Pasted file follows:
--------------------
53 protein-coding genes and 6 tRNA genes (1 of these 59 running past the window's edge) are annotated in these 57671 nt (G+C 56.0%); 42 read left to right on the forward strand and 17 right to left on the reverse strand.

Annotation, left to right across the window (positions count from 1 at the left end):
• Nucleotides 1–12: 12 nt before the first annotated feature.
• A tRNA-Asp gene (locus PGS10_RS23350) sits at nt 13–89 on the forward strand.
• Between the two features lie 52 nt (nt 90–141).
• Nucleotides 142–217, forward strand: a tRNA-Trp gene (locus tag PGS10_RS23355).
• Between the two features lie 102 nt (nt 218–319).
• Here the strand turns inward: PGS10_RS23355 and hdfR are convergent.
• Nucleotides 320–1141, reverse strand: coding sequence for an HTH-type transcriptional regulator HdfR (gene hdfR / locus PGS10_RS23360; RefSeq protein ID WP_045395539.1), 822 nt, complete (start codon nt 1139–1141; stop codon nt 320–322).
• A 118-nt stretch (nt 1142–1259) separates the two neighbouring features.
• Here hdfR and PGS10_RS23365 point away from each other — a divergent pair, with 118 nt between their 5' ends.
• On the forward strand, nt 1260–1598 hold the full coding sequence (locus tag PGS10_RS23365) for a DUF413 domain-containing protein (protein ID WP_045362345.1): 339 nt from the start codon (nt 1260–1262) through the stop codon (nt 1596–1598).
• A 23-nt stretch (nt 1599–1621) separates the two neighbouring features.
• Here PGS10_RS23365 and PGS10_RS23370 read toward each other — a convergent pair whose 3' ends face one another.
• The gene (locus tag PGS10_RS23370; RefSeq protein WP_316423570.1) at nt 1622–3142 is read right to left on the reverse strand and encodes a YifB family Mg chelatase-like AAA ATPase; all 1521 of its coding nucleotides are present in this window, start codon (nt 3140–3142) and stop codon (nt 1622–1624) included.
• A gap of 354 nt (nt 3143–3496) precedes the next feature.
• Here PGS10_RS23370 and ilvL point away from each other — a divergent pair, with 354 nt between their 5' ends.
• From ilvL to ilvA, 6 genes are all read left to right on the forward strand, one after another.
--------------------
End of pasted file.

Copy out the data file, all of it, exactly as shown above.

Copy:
53 protein-coding genes and 6 tRNA genes (1 of these 59 running past the window's edge) are annotated in these 57671 nt (G+C 56.0%); 42 read left to right on the forward strand and 17 right to left on the reverse strand.

Annotation, left to right across the window (positions count from 1 at the left end):
• Nucleotides 1–12: 12 nt before the first annotated feature.
• A tRNA-Asp gene (locus PGS10_RS23350) sits at nt 13–89 on the forward strand.
• Between the two features lie 52 nt (nt 90–141).
• Nucleotides 142–217, forward strand: a tRNA-Trp gene (locus tag PGS10_RS23355).
• Between the two features lie 102 nt (nt 218–319).
• Here the strand turns inward: PGS10_RS23355 and hdfR are convergent.
• Nucleotides 320–1141, reverse strand: coding sequence for an HTH-type transcriptional regulator HdfR (gene hdfR / locus PGS10_RS23360; RefSeq protein ID WP_045395539.1), 822 nt, complete (start codon nt 1139–1141; stop codon nt 320–322).
• A 118-nt stretch (nt 1142–1259) separates the two neighbouring features.
• Here hdfR and PGS10_RS23365 point away from each other — a divergent pair, with 118 nt between their 5' ends.
• On the forward strand, nt 1260–1598 hold the full coding sequence (locus tag PGS10_RS23365) for a DUF413 domain-containing protein (protein ID WP_045362345.1): 339 nt from the start codon (nt 1260–1262) through the stop codon (nt 1596–1598).
• A 23-nt stretch (nt 1599–1621) separates the two neighbouring features.
• Here PGS10_RS23365 and PGS10_RS23370 read toward each other — a convergent pair whose 3' ends face one another.
• The gene (locus tag PGS10_RS23370; RefSeq protein WP_316423570.1) at nt 1622–3142 is read right to left on the reverse strand and encodes a YifB family Mg chelatase-like AAA ATPase; all 1521 of its coding nucleotides are present in this window, start codon (nt 3140–3142) and stop codon (nt 1622–1624) included.
• A gap of 354 nt (nt 3143–3496) precedes the next feature.
• Here PGS10_RS23370 and ilvL point away from each other — a divergent pair, with 354 nt between their 5' ends.
• From ilvL to ilvA, 6 genes are all read left to right on the forward strand, one after another.